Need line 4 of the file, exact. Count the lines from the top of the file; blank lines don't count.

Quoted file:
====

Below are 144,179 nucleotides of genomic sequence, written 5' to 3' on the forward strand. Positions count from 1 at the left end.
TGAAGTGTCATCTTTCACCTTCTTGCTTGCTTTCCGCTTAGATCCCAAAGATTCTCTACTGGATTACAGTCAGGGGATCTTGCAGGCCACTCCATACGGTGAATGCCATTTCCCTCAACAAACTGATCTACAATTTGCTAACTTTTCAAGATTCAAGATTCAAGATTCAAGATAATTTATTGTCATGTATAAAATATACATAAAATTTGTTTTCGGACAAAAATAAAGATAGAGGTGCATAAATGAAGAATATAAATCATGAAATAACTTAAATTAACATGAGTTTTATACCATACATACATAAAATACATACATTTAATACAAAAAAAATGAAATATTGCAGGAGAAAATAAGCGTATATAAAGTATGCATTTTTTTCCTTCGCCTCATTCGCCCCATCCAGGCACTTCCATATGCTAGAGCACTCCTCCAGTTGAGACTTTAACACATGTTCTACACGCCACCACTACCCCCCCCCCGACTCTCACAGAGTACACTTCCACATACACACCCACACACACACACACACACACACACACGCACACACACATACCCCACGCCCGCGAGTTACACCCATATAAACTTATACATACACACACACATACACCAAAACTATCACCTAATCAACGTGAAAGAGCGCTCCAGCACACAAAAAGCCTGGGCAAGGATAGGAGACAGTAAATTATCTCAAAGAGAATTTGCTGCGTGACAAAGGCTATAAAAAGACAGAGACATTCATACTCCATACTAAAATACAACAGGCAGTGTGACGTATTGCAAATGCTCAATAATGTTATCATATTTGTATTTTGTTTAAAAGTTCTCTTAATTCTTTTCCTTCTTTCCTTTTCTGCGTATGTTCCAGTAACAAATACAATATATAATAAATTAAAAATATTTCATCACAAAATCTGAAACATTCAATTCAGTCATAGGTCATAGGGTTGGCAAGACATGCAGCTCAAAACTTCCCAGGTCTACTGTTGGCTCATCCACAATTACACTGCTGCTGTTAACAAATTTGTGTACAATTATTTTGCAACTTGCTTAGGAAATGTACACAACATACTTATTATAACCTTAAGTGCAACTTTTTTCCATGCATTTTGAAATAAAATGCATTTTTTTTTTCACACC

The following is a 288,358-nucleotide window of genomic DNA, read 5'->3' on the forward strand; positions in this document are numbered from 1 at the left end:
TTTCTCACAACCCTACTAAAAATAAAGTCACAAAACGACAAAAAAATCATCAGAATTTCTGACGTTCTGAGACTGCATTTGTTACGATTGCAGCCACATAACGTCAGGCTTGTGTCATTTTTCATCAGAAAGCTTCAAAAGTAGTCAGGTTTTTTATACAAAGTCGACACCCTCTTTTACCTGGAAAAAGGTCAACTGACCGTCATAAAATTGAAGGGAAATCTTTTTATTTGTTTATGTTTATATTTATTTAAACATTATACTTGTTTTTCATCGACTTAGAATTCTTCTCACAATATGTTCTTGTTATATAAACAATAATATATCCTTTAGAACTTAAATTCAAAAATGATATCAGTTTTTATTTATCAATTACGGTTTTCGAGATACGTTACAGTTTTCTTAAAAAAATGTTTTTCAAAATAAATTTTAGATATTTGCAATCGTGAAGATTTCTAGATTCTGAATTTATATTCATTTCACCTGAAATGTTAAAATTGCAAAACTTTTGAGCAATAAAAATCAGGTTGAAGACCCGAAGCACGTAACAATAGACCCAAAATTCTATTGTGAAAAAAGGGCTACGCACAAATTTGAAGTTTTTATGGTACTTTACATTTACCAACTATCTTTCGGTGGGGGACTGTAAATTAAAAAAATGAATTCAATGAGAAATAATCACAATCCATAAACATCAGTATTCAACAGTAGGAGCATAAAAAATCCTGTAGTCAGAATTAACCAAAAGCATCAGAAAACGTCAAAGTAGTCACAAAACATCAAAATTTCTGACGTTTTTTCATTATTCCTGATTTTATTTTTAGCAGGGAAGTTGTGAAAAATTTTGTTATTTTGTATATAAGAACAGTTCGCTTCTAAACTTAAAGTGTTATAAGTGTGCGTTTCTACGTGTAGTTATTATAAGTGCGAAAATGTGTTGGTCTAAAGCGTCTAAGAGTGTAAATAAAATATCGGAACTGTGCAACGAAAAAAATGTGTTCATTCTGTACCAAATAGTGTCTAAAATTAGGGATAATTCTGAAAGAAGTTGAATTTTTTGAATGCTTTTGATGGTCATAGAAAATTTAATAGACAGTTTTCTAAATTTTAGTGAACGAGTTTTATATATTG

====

TTTCTCACAACCCTACTAAAAATAAAGTCACAAAACGACAAAAAAATCATCAGAATTTCTGACGTTCTGAGACTGCATTTGTTACGATTGCAGCCACATAACGTCAGGCTTGTGTCATTTTTCATCAGAAAGCTTCAAAAGTAGTCAGGTTTTTTATACAAAGTCGACACCCTCTTTTACCTGGAAAAAGGTCAACTGACCGTCATAAAATTGAAGGGAAATCTTTTTATTTGTTTATGTTTATATTTATTTAAACATTATACTTGTTTTTCATCGACTTAGAATTCTTCTCACAATATGTTCTTGTTATATAAACAATAATATATCCTTTAGAACTTAAATTCAAAAATGATATCAGTTTTTATTTATCAATTACGGTTTTCGAGATACGTTACAGTTTTCTTAAAAAAATGTTTTTCAAAATAAATTTTAGATATTTGCAATCGTGAAGATTTCTAGATTCTGAATTTATATTCATTTCACCTGAAATGTTAAAATTGCAAAACTTTTGAGCAATAAAAATCAGGTTGAAGACCCGAAGCACGTAACAATAGACCCAAAATTCTATTGTGAAAAAAGGGCTACGCACAAATTTGAAGTTTTTATGGTACTTTACATTTACCAACTATCTTTCGGTGGGGGACTGTAAATTAAAAAAATGAATTCAATGAGAAATAATCACAATCCATAAACATCAGTATTCAACAGTAGGAGCATAAAAAATCCTGTAGTCAGAATTAACCAAAAGCATCAGAAAACGTCAAAGTAGTCACAAAACATCAAAATTTCTGACGTTTTTTCATTATTCCTGATTTTATTTTTAGCAGGGAAGTTGTGAAAAATTTTGTTATTTTGTATATAAGAACAGTTCGCTTCTAAACTTAAAGTGTTATAAGTGTGCGTTTCTACGTGTAGTTATTATAAGTGCGAAAATGTGTTGGTCTAAAGCGTCTAAGAGTGTAAATAAAATATCGGAACTGTGCAACGAAAAAAATGTGTTCATTCTGTACCAAATAGTGTCTAAAATTAGGGATAATTCTGAAAGAAGTTGAATTTTTTGAATGCTTTTGATGGTCATAGAAAATTTAATAGACAGTTTTCTAAATTTTAGTGAACGAGTTTTATATATTG